Today marks five years since my close friends and relatives, Razan Zaitouneh and Wael Hamada, were abducted along with Samira al-Khalil and Nazem Hammadi by masked gunmen in the Damascus suburb of Douma. For five years we have waited for their release, clinging to rumours that they’re still alive, and hoping that they will soon be free.
For people across Syria, the Douma Four, as they are now known, are household names, heroes of the 2011 revolution. That year, they helped found the Local Coordination Committees – media teams and groups across the country that reported on the uprisings, wherever they were.
From day one of the revolution, the Assad regime was desperate to disconnect towns and cities, to disconnect people from each other and prevent them from knowing what was going on. The Local Coordination Committees undid that. In a divided country, they brought Syrians together and told them the truth. It was their creation, along with Razan’s co-founding of the Violations Documentation Centre, that made the Douma Four the enemies of all those who opposed a free and democratic Syria.
The Four knew how dangerous their work was but they considered the risks worth taking. For Razan, the one I am closest to, speaking out against injustice was what she devoted her entire career to.
I met her prior to 2011 when I was subject to a travel ban in Syria for my work on gender equality. I consulted her for legal advice and she would always laugh off my worry, she kept trying to make me feel better about the situation.
She had had her own run-ins with the Assad regime. For her work defending political prisoners, she was targeted by the security services and often questioned by them, though she never feared them.
I remember in early March 2011, before the revolution had begun, there was a demonstration by the families of political prisoners outside a court in Damascus. The secret police arrived and began arresting the families, dragging them into the court. Among the arrested was my friend’s mother and so I ran to the protest, to try and find out what had happened.
No one knew what to do. One mother was shouting for her son and asking why he had been taken but no one replied. Then Razan swept out of the court and started telling people, “you, your mother is okay, your child is fine, I just spoke to your husband.” She was sick with flu but it didn’t lessen the power she embodied that day, the way she was determined to make sure everybody was alright.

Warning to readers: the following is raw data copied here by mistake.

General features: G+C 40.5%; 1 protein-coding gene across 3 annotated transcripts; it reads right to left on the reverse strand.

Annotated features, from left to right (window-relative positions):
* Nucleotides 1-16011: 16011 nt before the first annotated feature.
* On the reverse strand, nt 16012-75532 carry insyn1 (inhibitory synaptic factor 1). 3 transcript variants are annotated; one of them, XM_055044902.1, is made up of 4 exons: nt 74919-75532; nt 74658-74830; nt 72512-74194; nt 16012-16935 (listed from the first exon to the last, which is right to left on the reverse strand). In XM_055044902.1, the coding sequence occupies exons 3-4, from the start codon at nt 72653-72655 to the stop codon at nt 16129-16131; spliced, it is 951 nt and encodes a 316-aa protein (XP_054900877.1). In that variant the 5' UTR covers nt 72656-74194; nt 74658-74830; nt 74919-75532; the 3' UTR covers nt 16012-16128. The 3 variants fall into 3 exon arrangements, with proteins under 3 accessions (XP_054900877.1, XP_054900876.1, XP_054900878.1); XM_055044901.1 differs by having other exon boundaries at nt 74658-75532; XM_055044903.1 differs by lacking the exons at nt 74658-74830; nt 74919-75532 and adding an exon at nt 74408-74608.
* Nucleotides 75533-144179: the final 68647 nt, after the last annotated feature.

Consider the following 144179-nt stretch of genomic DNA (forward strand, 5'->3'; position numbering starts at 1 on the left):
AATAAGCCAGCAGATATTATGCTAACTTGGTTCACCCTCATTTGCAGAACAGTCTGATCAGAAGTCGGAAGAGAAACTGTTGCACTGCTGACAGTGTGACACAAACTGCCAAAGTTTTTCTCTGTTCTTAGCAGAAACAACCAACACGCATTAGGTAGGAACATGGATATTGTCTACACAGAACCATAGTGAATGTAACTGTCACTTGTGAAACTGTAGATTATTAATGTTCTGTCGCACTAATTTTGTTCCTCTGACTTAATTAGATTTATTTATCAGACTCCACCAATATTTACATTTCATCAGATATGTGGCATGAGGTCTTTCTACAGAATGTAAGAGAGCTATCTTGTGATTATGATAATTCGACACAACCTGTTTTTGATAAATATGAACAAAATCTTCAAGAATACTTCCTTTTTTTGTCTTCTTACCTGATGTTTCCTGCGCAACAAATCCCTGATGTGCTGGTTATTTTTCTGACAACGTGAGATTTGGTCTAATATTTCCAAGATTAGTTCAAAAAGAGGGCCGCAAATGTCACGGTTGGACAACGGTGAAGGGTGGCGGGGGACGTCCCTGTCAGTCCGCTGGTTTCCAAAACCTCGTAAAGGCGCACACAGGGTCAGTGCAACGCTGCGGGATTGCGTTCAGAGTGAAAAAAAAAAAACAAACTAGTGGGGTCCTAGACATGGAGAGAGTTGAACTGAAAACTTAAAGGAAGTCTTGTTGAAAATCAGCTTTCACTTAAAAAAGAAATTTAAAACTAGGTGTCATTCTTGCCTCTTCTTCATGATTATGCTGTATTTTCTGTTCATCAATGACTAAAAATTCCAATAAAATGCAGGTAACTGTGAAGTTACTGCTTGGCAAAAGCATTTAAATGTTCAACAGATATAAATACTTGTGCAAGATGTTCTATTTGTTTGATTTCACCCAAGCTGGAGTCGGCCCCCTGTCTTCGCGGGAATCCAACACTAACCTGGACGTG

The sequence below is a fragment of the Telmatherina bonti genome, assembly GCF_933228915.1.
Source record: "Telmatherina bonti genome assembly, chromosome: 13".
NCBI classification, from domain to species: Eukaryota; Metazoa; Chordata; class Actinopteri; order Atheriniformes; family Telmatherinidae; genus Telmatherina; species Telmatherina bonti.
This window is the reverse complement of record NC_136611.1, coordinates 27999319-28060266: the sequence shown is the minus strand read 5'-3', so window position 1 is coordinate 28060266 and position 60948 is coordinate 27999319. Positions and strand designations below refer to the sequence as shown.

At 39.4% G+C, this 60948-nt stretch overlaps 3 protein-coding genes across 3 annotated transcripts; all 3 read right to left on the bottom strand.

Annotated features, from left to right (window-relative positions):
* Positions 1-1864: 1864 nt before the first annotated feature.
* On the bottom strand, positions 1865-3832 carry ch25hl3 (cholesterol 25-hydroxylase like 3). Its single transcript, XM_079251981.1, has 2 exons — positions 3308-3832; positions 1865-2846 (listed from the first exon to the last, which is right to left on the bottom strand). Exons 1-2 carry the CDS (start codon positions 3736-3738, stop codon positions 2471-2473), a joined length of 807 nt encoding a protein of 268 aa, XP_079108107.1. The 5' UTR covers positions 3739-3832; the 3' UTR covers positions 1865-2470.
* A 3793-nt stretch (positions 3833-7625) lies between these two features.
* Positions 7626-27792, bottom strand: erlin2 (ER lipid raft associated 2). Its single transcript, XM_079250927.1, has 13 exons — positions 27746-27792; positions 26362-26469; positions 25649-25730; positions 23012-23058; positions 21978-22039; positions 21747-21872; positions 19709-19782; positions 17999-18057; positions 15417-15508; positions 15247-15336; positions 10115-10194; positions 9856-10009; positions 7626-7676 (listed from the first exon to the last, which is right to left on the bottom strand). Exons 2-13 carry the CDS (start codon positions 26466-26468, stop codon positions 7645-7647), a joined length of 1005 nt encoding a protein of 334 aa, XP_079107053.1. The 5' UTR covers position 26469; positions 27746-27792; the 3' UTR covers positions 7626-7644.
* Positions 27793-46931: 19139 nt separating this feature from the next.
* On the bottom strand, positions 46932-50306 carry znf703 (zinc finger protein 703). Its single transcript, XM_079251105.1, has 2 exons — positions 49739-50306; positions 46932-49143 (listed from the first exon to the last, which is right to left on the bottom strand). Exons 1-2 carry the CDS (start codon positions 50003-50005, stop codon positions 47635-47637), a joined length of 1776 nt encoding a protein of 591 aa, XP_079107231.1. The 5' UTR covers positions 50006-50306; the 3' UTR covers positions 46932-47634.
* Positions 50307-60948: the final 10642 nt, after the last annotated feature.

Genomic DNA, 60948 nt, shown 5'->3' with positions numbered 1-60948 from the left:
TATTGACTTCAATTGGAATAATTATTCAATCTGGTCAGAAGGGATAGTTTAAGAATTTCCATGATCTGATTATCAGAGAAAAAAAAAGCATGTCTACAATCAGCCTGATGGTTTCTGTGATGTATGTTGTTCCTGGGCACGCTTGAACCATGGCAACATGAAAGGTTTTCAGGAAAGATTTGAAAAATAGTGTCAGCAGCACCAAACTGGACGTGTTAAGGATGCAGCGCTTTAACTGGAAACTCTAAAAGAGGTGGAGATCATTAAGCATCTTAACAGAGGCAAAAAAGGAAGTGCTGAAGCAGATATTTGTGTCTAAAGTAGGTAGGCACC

Although people often think of Syrian society as dominated by men, in 2011, Razan was the name dominating the news, the name inspiring young Syrians to push for human rights. When she was forced into hiding in early 2011, I remember watching her sit on the couch with her laptop communicating with citizen journalists across the country, tweeting, writing about what was going on, reporting to human rights organisations. She, and the rest of the Douma Four, became my idols.
Their aim was to show the world that Syrians still believed in democracy, despite what the regime said. I remember Wael had so much faith in our people, he would tell us, “trust the people, the revolution won’t come from activists alone, let’s trust Syrians and work with them.”
That’s what drove them back to Douma. In 2012, when the regime lost control of the area, they decided to go there because they wanted to work directly with the people, to spread knowledge of human rights and document the violations of armed groups there. They worked with militants to draw up a kind of ethical charter that would guarantee the freedoms of civilians and continued to be outspoken about their violations.
A year later, it seems the armed groups were tired of their dissent. On 9 December 2013, I received a phone call from a friend who asked me, “have you checked Facebook?” I asked her what was wrong and she told me, “just go online, go online”. We couldn’t talk over the phone because just mentioning Razan or Douma would put you at risk.
I logged in to Facebook and saw posts by friends saying the Violations Documentation Centre in Douma had been attacked by masked men and that Razan, Wael, Samira and Nazem were missing. I was in Damascus, just 20 minutes away by car but I couldn’t go to Douma because it was under siege by the regime. The first thing that came to my mind was that the regime had done this – we were used to detention and kidnapping from them. It wasn’t that common for us to suspect other actors.
The amount of solidarity pouring out from across Syria was overwhelming. People were asking, “where are the Douma Four, they’re our revolutionaries, where are they?” My phone was constantly ringing. We thought it would only be a day and we’d know what happened to them but as the days passed, we realised we might never know. Most people think the armed group Jaysh al-Islam (the Army of Islam) took them, but it’s impossible to know for sure.
Their loss is still felt across Syria, where more than 100,000 people have been held by the regime and armed groups. The Douma Four represent us – me, my friends, the people who believe in freedom for this country. They didn’t give up on Syria, they stayed and took the risks of working with communities they didn’t have strong relationships with, of documenting human rights violations of all actors in the conflict.
I often think, who is the Razan Zeitouneh of next generation? Who will be the next Samira, Wael, Nazem? Who will inspire them to push for a better Syria? My country needs people like the Douma Four, brave activists who are willing to sacrifice everything for the common good, for universal freedoms. The Douma Four changed the lives of so many people in Syria; they made me a better person. It’s hard to have hope after five long years, but I pray that this is the year they come back to us.